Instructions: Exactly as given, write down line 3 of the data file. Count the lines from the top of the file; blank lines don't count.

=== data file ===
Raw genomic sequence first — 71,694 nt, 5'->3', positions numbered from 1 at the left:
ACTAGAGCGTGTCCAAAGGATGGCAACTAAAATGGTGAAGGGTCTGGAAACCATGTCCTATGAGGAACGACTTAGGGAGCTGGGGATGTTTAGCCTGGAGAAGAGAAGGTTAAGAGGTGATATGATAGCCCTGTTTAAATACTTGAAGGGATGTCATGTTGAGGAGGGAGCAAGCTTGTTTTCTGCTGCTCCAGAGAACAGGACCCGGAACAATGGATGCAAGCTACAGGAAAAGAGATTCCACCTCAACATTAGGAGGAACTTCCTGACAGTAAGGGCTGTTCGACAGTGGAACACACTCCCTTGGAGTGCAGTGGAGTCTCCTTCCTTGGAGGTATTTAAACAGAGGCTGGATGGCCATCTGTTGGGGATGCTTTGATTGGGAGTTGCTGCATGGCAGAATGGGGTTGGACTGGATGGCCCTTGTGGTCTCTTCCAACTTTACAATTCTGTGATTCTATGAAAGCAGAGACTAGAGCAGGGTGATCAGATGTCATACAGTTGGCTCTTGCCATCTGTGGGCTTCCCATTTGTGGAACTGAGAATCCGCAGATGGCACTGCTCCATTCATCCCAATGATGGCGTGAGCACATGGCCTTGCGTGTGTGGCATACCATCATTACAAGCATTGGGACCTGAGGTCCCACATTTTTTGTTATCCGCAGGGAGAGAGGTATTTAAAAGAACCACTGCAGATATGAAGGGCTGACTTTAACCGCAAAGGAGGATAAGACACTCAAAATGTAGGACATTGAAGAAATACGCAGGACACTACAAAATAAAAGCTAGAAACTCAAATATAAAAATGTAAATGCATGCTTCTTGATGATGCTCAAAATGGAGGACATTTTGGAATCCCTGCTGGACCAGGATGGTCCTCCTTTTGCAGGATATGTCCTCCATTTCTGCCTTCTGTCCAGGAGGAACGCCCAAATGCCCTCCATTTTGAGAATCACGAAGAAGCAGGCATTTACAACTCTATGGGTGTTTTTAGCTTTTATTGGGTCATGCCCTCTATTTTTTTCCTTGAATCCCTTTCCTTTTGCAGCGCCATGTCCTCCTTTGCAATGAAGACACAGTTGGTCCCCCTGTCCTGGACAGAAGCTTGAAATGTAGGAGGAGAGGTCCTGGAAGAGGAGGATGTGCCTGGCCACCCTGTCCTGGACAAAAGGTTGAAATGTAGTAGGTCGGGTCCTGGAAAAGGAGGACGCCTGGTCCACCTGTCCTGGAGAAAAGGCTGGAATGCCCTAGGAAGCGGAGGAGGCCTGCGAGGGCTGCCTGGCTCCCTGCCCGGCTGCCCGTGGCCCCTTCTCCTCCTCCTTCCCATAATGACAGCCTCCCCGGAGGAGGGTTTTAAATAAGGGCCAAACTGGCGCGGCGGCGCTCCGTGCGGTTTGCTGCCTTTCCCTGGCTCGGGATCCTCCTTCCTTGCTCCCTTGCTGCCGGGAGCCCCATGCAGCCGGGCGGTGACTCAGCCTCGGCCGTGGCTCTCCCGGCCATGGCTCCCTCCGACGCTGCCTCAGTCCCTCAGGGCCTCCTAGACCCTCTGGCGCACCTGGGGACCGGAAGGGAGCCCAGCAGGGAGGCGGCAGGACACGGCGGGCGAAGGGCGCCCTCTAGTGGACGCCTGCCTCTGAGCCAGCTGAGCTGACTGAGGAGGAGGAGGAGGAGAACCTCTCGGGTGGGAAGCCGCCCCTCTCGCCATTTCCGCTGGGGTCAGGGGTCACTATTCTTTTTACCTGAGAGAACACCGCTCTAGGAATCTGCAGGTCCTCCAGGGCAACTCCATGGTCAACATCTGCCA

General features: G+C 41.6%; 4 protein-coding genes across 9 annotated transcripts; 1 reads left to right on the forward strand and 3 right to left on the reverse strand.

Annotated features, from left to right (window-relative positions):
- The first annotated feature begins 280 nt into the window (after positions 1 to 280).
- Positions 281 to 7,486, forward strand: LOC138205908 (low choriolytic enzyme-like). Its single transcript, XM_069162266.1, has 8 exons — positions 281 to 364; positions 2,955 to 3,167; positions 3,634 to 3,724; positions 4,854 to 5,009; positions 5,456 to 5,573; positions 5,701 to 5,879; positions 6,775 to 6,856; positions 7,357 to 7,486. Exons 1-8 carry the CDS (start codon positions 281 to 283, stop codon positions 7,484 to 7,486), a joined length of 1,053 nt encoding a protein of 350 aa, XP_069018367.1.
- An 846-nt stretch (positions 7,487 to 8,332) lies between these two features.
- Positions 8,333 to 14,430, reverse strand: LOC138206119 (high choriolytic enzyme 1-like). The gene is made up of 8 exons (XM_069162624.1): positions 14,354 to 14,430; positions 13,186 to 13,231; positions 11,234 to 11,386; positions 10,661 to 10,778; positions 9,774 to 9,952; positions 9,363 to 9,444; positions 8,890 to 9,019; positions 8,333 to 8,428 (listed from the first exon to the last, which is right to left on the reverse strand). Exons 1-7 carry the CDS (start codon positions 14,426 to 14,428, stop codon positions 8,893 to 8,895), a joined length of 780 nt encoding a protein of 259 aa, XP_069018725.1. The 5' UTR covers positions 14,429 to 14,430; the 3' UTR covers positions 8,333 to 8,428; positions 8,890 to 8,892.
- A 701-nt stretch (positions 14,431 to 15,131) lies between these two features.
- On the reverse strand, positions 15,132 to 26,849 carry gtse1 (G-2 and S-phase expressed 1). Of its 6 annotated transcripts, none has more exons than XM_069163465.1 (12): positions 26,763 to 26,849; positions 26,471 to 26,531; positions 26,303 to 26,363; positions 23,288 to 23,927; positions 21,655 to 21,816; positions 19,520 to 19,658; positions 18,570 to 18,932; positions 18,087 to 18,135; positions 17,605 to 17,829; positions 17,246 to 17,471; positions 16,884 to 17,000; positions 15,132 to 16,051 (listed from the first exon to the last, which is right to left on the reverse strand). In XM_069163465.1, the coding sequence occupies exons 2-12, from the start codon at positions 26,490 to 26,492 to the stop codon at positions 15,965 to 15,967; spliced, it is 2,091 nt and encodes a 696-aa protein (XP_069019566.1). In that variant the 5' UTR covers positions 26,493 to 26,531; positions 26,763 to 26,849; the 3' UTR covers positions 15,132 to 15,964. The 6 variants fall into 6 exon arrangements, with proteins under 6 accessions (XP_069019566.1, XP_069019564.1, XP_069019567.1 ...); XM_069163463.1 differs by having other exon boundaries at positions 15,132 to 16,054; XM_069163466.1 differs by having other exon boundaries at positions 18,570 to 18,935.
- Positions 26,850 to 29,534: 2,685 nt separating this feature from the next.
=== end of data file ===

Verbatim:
General features: G+C 41.6%; 4 protein-coding genes across 9 annotated transcripts; 1 reads left to right on the forward strand and 3 right to left on the reverse strand.